"What did I learn at art school? I learned that art is painting, not painted." --Harvey Fierstein
I really get this now. I agree with it completely. If I make whatever I do about the end result then I'm tense and rushing and uptight, frustrated, disappointed, overwhelmed, etc. If however, I make it about the pleasure of doing each part, then whatever I do is simply my life. (I wrote this same thought here extemporaneously several months ago without any notion of what it meant at the time.)
I have been giving this a lot of thought; I have decided that I am formally, officially announcing that Halfland is not a commercial endeavor. Well, technically, right now it isn't much of anything, nonetheless, this is an important fulcrum point for me and what I do. I have said before that I wasn't interested in festivals, awards, any external recognition, or really even any critique. But the additional distinction I have made for myself now is that I really have no ulterior intention other than making Halfland, or any subsequent projects, in my way, on my terms, in my time, for myself. I am not working (when I do work) on it for the sake of selling. It's now about the painting, not having painted.
(The quote came from an incredible new book I've just started and can already whole heartedly recommend to all you, my artist and artist-eyed friends, Color, by Victoria Finlay. She tells the whole, often sordid, tale of each color in your paintbox and how it is they are there in the first place. The way she describes earthen pigments such as ochre from the Australian outback where they originate in a sacred four color palette, and others, is riveting and terribly enlightening.)
Boo. Happy Halloween, Peeps. This full-size silhouette of a scary owly owl is textured with matte medium and texture paste with a paint patina on the peaks. The cut outs in it are illumined by a candle shining through colored glassine adhered to the reverse.
Putting on the Halloween dog a bit, I never got around to carving my red squash this year (Maybe that guy will do it!?). I festooned the TV for the guests of honor, Jack and Sally. The candle luminaria are made from handmade paper wrapped around clear glass jars with black widow spiders made out of black tape stuck to the inside of the paper. When it's light out all you see is the plain orange and black striped paper but when the candle is lit, the haunting spiders appear. Woo.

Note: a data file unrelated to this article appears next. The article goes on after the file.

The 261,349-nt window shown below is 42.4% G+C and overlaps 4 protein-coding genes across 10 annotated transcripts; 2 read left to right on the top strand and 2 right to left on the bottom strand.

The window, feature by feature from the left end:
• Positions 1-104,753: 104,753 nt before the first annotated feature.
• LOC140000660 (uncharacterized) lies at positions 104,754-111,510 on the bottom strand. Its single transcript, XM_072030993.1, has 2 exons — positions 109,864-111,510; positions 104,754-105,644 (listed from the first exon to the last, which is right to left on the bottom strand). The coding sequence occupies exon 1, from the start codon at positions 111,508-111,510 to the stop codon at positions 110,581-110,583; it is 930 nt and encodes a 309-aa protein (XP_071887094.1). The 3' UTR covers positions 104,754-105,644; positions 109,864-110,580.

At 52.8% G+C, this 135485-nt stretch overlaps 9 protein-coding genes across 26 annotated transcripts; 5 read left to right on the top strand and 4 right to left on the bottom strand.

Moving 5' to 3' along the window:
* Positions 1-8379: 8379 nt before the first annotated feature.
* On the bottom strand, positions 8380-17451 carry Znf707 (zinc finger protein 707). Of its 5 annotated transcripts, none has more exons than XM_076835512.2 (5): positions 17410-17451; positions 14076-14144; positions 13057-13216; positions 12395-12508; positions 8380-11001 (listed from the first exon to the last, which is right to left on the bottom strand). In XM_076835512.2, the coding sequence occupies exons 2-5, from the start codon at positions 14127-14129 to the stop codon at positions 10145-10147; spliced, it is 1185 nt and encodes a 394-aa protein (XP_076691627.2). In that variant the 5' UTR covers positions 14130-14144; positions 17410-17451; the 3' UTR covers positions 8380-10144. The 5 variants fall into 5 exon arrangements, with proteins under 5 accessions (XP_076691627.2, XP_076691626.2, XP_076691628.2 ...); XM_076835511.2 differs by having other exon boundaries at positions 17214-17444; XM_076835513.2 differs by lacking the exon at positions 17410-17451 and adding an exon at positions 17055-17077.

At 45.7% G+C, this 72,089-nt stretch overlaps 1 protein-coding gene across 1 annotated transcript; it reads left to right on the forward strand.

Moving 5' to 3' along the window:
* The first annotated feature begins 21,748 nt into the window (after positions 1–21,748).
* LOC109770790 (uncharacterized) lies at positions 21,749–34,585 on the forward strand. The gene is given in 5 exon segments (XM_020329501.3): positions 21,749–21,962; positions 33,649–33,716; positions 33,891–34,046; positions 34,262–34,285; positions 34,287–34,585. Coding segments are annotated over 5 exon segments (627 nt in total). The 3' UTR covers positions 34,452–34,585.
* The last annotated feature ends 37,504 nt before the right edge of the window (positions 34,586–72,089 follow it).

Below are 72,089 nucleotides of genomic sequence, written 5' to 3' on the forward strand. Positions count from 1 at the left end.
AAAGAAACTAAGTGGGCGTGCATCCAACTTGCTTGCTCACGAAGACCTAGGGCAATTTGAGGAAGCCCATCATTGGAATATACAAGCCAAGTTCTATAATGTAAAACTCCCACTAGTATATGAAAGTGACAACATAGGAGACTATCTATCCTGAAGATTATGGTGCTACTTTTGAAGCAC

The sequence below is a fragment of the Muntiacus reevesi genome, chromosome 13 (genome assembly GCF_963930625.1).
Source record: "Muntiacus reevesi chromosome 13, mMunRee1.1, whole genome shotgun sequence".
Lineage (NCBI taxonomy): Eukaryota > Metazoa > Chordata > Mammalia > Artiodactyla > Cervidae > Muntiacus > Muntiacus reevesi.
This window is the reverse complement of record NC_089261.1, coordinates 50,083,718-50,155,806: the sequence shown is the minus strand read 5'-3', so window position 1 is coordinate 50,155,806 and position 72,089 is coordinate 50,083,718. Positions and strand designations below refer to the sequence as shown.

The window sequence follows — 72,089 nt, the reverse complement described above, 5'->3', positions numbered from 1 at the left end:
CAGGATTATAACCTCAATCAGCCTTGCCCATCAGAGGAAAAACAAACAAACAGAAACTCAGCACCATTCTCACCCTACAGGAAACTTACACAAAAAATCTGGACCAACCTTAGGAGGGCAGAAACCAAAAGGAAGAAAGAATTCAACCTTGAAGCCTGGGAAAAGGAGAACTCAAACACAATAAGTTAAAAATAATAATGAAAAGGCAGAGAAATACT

Halloween at our house tonight featured, as always, an annual screening of one of the finest stop motion works of art to date, The Nightmare Before Christmas. As I watched it again this year I was more impressed than ever with the endless details in the sets and characters the filmmakers made. I'm even more amazed at the amount of texturing on every surface throughout the film's world. I wonder how it was possible for so many people to invest such loving attention to detail while working on such a large commercial enterprise. Watching the "making of" feature afterward just raised more questions about how these films ever get made. It seems an impossibility looking from here.
The last two days have been devoted to the Christmas Handmade Card Workshop. I woke up at 4 am Monday morning and dove in and kept going all day. These cards go to all our family and friends at the holidays as little wishes for every good thing. We send a different type of paper-craft or fiber-art holiday card instead of any other gifts (so you can quit wondering!). As our only gifts, they need to carry some genuine care however because I need to make 100 of them, they shouldn't be overly crazy time-intensive to create. Each year I try to reach a balance of real holiday heartfelt joy with each one and still be able to render them all during the month of November. After these two days or focused work things are in great shape.
This years "card" was inspired by little East Indian twirly paper puppets Himself brought back from a trip. It looks like an articulated paper doll whose limbs fly up when the handle is flipped around. In preparation I bought luscious beefy festive papers from The Paper Source and made little sketches of a suitable Christmas character to use. I've stuck 100 bamboo skewers into 100 wooden beads and painted them with five coats of cheerful red acrylic for the puppet's handles. Yesterday I was able to fully develop a design for the character and make master templates for all of the parts to make him as well as an ingenious paper envelope based on a Florentine fold. I've laminated and painted up sheets of decorative paper and aged pages from an old dictionary that will be used to make the parts that will be assembled the way the original sample was, with knotted red stitches at the joints. I've carved two expressions into rubber stamp carving blocks in case I want to make these Thaumatrope, special-edition, articulated paper puppet holiday cards. Hee.
Happy Holidays to you!